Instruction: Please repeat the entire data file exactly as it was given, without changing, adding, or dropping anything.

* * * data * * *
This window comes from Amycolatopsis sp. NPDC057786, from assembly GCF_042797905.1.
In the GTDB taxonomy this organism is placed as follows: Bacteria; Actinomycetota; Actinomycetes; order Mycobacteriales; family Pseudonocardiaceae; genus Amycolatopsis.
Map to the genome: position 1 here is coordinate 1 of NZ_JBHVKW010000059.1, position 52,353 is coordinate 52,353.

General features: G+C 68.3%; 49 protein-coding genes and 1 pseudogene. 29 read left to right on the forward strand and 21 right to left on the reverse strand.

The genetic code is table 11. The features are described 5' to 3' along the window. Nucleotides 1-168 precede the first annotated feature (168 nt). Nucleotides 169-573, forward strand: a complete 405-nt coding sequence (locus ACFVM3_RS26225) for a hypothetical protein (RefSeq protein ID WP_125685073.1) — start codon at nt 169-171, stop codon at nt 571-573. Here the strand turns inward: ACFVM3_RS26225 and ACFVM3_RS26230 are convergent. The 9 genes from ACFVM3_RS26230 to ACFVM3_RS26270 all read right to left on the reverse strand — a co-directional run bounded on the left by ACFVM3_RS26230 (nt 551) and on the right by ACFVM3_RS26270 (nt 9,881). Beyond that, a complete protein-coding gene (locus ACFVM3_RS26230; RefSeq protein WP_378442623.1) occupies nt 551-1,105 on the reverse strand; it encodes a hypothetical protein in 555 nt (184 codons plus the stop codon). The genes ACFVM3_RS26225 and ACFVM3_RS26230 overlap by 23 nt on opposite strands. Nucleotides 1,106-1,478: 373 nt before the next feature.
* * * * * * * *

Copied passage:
This window comes from Amycolatopsis sp. NPDC057786, from assembly GCF_042797905.1.
In the GTDB taxonomy this organism is placed as follows: Bacteria; Actinomycetota; Actinomycetes; order Mycobacteriales; family Pseudonocardiaceae; genus Amycolatopsis.
Map to the genome: position 1 here is coordinate 1 of NZ_JBHVKW010000059.1, position 52,353 is coordinate 52,353.

General features: G+C 68.3%; 49 protein-coding genes and 1 pseudogene. 29 read left to right on the forward strand and 21 right to left on the reverse strand.

The genetic code is table 11. The features are described 5' to 3' along the window. Nucleotides 1-168 precede the first annotated feature (168 nt). Nucleotides 169-573, forward strand: a complete 405-nt coding sequence (locus ACFVM3_RS26225) for a hypothetical protein (RefSeq protein ID WP_125685073.1) — start codon at nt 169-171, stop codon at nt 571-573. Here the strand turns inward: ACFVM3_RS26225 and ACFVM3_RS26230 are convergent. The 9 genes from ACFVM3_RS26230 to ACFVM3_RS26270 all read right to left on the reverse strand — a co-directional run bounded on the left by ACFVM3_RS26230 (nt 551) and on the right by ACFVM3_RS26270 (nt 9,881). Beyond that, a complete protein-coding gene (locus ACFVM3_RS26230; RefSeq protein WP_378442623.1) occupies nt 551-1,105 on the reverse strand; it encodes a hypothetical protein in 555 nt (184 codons plus the stop codon). The genes ACFVM3_RS26225 and ACFVM3_RS26230 overlap by 23 nt on opposite strands. Nucleotides 1,106-1,478: 373 nt before the next feature.